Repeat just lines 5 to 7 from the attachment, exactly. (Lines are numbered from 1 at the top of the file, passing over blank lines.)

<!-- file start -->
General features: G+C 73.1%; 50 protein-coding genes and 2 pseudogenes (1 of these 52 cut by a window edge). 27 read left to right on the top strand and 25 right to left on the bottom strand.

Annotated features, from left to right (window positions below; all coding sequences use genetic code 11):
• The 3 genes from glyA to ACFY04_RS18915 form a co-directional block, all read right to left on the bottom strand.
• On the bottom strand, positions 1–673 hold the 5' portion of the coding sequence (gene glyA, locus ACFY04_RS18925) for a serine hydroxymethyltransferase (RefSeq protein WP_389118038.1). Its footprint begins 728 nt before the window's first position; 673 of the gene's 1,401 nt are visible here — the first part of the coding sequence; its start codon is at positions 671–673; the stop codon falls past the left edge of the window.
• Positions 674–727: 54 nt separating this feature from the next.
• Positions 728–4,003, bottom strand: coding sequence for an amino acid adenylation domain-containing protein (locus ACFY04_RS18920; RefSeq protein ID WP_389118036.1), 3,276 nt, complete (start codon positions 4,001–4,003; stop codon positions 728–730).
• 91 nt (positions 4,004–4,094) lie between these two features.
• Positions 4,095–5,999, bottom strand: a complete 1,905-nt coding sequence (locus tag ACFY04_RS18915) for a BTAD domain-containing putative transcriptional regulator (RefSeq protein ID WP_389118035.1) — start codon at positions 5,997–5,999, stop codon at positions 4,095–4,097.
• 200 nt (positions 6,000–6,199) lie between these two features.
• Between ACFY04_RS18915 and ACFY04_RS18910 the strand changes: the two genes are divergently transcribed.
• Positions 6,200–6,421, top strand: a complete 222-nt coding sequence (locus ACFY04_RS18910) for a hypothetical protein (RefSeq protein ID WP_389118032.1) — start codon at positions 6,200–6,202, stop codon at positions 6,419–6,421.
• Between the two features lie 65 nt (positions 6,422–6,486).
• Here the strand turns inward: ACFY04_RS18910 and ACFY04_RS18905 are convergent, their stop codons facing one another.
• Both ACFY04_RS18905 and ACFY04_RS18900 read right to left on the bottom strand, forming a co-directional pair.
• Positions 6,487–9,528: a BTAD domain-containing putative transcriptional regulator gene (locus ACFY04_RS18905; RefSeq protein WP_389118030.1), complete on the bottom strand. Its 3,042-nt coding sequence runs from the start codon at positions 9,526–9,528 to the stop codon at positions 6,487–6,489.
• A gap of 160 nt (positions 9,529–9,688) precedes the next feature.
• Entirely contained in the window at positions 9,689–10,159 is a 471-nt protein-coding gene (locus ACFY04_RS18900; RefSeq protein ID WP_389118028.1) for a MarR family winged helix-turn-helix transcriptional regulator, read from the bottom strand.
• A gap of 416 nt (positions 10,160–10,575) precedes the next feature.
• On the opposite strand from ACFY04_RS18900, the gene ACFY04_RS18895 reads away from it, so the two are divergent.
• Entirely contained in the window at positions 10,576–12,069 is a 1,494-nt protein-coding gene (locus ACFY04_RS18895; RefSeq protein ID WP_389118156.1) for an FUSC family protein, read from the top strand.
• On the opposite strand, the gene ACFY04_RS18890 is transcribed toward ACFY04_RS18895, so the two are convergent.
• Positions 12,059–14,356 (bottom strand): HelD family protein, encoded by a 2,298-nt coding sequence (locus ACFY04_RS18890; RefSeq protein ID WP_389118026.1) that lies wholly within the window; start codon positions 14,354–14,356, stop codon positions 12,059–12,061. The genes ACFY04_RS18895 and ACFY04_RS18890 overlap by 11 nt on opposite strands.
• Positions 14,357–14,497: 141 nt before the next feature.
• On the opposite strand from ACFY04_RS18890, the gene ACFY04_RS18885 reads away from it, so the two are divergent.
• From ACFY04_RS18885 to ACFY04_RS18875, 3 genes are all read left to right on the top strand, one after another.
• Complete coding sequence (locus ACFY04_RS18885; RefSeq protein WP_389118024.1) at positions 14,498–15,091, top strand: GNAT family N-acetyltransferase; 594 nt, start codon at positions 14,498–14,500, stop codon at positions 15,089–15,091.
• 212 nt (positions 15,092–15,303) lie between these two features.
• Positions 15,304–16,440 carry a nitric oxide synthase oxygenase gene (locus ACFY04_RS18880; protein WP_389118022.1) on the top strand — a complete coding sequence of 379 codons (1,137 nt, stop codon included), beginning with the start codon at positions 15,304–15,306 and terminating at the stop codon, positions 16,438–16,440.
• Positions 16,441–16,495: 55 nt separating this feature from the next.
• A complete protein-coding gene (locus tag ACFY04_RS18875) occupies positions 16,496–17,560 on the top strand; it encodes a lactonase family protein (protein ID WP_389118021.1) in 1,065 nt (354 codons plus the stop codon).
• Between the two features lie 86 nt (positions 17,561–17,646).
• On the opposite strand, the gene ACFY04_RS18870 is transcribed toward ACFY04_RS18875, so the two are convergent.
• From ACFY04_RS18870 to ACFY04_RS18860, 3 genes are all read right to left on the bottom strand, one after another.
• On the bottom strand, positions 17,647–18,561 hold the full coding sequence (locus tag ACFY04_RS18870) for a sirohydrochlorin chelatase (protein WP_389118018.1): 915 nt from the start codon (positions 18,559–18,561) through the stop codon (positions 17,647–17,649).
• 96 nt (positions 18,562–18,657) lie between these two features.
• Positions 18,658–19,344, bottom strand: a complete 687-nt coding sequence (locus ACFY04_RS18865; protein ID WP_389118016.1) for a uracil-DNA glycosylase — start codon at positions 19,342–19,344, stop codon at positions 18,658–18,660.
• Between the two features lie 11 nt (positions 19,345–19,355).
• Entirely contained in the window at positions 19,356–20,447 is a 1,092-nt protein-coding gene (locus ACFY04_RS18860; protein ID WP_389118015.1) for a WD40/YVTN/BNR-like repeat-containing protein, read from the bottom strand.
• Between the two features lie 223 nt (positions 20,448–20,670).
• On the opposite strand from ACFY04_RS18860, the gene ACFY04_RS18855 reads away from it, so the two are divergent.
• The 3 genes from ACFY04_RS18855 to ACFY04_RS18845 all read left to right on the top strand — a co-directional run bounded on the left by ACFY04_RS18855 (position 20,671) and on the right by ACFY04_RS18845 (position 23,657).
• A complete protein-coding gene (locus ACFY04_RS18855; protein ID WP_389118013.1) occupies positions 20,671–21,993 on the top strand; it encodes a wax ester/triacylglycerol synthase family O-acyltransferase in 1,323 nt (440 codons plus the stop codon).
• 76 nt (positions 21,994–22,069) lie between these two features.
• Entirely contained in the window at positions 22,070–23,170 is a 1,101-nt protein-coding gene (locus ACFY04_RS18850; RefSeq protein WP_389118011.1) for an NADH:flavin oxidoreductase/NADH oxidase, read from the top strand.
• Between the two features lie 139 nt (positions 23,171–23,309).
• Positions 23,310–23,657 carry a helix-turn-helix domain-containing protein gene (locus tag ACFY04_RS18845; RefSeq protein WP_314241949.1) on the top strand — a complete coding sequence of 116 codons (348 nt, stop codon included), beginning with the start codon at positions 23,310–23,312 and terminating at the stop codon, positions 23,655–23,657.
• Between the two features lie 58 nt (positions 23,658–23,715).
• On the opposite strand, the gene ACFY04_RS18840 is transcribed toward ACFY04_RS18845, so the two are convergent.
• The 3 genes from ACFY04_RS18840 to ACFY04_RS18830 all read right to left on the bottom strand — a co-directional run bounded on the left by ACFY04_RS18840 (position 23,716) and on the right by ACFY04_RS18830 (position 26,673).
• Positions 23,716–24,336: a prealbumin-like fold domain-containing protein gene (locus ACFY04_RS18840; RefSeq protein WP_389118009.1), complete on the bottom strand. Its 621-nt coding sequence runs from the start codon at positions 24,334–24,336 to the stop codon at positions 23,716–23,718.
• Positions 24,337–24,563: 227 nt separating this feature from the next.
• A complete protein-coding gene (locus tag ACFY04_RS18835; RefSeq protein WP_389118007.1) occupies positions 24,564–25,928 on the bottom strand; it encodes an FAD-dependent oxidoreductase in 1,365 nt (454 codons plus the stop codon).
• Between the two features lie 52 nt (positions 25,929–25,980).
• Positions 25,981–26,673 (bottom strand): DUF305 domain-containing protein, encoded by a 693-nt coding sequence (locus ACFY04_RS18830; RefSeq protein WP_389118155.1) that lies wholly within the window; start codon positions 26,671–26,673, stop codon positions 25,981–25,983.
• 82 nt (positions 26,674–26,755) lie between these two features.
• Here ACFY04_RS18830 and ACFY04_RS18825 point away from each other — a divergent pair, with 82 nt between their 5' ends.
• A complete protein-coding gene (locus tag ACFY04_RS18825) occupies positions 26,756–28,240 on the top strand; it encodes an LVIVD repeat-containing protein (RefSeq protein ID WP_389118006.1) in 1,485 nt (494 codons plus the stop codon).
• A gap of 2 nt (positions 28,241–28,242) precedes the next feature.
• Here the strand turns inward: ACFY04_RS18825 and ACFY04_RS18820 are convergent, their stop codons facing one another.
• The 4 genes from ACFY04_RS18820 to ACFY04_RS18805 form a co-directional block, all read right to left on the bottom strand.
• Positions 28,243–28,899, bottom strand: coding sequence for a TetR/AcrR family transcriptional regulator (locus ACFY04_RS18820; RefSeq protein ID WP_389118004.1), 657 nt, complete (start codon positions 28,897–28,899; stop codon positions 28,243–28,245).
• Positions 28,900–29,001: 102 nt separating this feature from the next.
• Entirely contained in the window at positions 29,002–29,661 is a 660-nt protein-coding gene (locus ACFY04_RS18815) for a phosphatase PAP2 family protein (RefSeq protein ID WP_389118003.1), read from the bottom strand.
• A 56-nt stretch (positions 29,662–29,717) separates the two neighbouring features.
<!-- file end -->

• Positions 674–727: 54 nt separating this feature from the next.
• Positions 728–4,003, bottom strand: coding sequence for an amino acid adenylation domain-containing protein (locus ACFY04_RS18920; RefSeq protein ID WP_389118036.1), 3,276 nt, complete (start codon positions 4,001–4,003; stop codon positions 728–730).
• 91 nt (positions 4,004–4,094) lie between these two features.